Peking University to Offer Consultations to Students with “Radical Thoughts” and Others

Peking University has unveiled plans for a program in which the university will offer consultations to broad categories of “troublesome” students. China Daily reports on the controversy surrounding the plan:

The program would concern 10 categories of students, including those who have a poor academic performance, are addicted to the Internet, come from poor families, have a severe disease, or have radical thoughts, according to a notice on the university’s website.

The focus is mainly on students who frequently fail exams or encounter difficulties in their studies, Zha Jing, deputy director of the university’s student work department, told the Beijing Evening News.

“We try to discover the reasons for students’ poor academic performance in order to help them successfully complete their courses,” Zha said.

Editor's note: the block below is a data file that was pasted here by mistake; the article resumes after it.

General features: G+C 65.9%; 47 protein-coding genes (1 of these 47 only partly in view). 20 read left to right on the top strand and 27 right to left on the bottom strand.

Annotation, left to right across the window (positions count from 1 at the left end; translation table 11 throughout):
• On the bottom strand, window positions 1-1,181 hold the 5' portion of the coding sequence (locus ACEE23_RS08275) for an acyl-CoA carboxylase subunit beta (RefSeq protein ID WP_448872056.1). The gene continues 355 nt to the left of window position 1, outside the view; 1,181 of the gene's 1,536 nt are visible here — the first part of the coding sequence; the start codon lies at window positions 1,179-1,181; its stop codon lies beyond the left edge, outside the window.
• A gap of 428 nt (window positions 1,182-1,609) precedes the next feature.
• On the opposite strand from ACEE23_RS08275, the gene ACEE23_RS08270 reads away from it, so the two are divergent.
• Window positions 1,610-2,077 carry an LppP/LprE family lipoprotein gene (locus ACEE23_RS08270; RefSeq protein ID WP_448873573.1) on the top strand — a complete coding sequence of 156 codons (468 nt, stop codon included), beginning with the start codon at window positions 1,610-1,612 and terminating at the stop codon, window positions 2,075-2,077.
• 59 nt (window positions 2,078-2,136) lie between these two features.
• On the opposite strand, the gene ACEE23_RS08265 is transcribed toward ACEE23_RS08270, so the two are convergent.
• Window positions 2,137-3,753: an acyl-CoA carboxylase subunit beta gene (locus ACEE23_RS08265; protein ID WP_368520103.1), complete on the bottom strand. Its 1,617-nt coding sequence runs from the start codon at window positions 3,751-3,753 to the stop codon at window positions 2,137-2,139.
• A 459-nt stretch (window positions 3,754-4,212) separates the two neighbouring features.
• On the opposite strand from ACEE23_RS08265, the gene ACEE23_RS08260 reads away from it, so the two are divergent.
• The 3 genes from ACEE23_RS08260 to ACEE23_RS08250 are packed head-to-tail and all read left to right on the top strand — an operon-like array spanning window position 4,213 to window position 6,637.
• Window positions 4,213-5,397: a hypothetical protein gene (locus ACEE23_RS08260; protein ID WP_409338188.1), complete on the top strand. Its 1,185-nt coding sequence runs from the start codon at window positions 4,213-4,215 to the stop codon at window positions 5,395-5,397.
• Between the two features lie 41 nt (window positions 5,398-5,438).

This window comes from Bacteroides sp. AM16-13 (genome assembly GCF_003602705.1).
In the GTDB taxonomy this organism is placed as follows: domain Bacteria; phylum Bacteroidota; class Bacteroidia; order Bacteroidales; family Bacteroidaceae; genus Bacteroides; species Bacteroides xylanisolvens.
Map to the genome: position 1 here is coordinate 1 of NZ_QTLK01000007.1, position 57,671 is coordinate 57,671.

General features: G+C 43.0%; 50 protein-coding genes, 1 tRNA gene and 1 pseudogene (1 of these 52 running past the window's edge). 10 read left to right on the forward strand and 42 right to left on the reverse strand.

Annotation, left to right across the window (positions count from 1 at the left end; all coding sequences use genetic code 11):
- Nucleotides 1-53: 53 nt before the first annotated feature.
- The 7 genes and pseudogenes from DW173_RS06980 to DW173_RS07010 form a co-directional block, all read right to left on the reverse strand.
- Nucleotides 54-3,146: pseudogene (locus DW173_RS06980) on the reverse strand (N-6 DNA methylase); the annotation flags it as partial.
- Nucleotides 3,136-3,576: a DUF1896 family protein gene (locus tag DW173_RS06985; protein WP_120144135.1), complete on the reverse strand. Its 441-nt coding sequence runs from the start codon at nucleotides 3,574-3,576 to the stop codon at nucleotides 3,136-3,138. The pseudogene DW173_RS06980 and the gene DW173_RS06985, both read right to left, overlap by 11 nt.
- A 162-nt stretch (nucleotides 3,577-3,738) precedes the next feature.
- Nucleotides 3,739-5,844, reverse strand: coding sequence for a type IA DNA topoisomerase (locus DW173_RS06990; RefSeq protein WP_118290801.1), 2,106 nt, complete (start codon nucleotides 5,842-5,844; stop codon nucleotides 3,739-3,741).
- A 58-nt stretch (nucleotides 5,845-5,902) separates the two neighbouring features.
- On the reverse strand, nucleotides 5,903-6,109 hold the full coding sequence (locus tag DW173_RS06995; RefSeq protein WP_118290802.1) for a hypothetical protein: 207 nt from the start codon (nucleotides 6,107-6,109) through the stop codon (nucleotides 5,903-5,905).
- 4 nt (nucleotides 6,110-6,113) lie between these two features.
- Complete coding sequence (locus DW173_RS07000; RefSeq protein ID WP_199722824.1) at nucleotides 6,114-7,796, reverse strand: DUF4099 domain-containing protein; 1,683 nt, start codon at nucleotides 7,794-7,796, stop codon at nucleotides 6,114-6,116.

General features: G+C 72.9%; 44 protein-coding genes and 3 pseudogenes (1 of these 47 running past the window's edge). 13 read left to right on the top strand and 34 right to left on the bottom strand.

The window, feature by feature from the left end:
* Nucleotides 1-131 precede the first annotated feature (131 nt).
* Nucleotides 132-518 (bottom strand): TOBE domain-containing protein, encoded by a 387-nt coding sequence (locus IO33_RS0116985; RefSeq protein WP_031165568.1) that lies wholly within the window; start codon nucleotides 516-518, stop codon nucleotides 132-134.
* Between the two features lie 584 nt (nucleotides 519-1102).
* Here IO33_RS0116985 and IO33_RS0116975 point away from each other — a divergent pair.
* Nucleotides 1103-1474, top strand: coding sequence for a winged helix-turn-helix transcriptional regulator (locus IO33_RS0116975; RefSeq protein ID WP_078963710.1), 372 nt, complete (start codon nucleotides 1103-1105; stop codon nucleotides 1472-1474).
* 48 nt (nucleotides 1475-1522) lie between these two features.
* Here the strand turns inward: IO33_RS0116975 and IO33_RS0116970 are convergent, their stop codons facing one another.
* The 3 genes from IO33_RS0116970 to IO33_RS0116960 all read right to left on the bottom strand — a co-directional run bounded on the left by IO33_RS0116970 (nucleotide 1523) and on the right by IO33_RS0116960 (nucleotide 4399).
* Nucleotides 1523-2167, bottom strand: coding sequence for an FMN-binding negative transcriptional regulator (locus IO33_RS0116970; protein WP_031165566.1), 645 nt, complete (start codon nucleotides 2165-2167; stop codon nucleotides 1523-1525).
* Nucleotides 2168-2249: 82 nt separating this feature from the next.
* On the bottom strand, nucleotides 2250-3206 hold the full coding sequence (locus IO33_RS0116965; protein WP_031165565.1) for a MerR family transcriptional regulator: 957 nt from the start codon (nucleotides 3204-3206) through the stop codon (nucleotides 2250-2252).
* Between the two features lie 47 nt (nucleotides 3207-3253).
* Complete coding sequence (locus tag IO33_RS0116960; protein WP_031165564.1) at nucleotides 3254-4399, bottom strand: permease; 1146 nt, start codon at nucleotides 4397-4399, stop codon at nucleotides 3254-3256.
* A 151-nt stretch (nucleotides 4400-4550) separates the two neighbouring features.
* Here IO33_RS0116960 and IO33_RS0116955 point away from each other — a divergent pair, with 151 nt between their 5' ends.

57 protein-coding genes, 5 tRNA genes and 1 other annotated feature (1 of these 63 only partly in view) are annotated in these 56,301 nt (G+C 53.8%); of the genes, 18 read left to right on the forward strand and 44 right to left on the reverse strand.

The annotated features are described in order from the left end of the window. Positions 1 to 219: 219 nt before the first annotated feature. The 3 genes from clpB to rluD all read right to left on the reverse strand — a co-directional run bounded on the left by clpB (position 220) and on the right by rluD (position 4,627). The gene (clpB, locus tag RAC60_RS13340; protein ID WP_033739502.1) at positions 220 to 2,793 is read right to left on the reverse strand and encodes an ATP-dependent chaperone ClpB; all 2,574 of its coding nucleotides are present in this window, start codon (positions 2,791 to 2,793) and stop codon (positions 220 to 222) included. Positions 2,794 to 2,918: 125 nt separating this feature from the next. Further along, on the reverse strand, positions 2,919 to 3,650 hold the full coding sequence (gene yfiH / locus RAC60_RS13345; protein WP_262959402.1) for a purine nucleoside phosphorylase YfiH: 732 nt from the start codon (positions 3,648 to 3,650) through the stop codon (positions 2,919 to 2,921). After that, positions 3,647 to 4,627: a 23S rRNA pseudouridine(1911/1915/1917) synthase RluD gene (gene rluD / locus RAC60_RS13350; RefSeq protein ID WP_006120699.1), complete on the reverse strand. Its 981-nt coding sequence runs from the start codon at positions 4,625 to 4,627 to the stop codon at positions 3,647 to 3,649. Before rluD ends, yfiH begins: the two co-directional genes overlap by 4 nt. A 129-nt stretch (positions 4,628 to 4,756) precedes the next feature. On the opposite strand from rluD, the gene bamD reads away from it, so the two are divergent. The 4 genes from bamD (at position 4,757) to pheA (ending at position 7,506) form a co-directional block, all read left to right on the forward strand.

Zha explained that students who are critical of the university’s management belong to what is defined under the policy as students with “radical thoughts”.

“For instance, some students criticized the university just because the food price in the canteen was raised by 2 jiao (3 cents),” Zha told the Beijing Evening News.

A trial of the program began in November and is nearing its end at the university’s Yuanpei College and Health Science Center.

Peking University is, of course, the home of a number of “radical” movements in Chinese history, including the New Culture Movement, May Fourth Movement and the 1989 Protests.


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